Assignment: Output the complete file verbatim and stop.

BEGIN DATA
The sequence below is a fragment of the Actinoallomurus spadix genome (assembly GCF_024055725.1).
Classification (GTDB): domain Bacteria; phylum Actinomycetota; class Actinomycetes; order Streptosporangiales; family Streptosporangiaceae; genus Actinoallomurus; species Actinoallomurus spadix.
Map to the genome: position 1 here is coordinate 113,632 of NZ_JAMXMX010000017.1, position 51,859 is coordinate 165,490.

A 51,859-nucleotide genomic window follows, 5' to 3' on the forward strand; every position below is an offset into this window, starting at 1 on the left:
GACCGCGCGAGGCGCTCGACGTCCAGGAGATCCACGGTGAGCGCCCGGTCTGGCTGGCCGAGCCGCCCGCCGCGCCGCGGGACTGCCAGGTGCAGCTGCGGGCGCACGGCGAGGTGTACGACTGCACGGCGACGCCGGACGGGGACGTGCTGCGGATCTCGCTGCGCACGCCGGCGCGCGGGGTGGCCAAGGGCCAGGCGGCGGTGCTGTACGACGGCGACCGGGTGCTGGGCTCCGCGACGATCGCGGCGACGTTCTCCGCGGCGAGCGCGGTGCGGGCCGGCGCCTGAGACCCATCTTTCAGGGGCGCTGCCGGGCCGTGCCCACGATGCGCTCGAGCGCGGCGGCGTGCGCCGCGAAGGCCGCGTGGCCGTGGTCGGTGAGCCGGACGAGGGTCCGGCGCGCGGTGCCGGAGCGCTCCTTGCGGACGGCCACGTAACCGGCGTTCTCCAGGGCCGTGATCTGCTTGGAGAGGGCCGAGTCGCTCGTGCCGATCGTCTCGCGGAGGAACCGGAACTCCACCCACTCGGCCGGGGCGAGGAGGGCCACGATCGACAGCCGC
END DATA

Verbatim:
The sequence below is a fragment of the Actinoallomurus spadix genome (assembly GCF_024055725.1).
Classification (GTDB): domain Bacteria; phylum Actinomycetota; class Actinomycetes; order Streptosporangiales; family Streptosporangiaceae; genus Actinoallomurus; species Actinoallomurus spadix.
Map to the genome: position 1 here is coordinate 113,632 of NZ_JAMXMX010000017.1, position 51,859 is coordinate 165,490.

A 51,859-nucleotide genomic window follows, 5' to 3' on the forward strand; every position below is an offset into this window, starting at 1 on the left:
GACCGCGCGAGGCGCTCGACGTCCAGGAGATCCACGGTGAGCGCCCGGTCTGGCTGGCCGAGCCGCCCGCCGCGCCGCGGGACTGCCAGGTGCAGCTGCGGGCGCACGGCGAGGTGTACGACTGCACGGCGACGCCGGACGGGGACGTGCTGCGGATCTCGCTGCGCACGCCGGCGCGCGGGGTGGCCAAGGGCCAGGCGGCGGTGCTGTACGACGGCGACCGGGTGCTGGGCTCCGCGACGATCGCGGCGACGTTCTCCGCGGCGAGCGCGGTGCGGGCCGGCGCCTGAGACCCATCTTTCAGGGGCGCTGCCGGGCCGTGCCCACGATGCGCTCGAGCGCGGCGGCGTGCGCCGCGAAGGCCGCGTGGCCGTGGTCGGTGAGCCGGACGAGGGTCCGGCGCGCGGTGCCGGAGCGCTCCTTGCGGACGGCCACGTAACCGGCGTTCTCCAGGGCCGTGATCTGCTTGGAGAGGGCCGAGTCGCTCGTGCCGATCGTCTCGCGGAGGAACCGGAACTCCACCCACTCGGCCGGGGCGAGGAGGGCCACGATCGACAGCCGC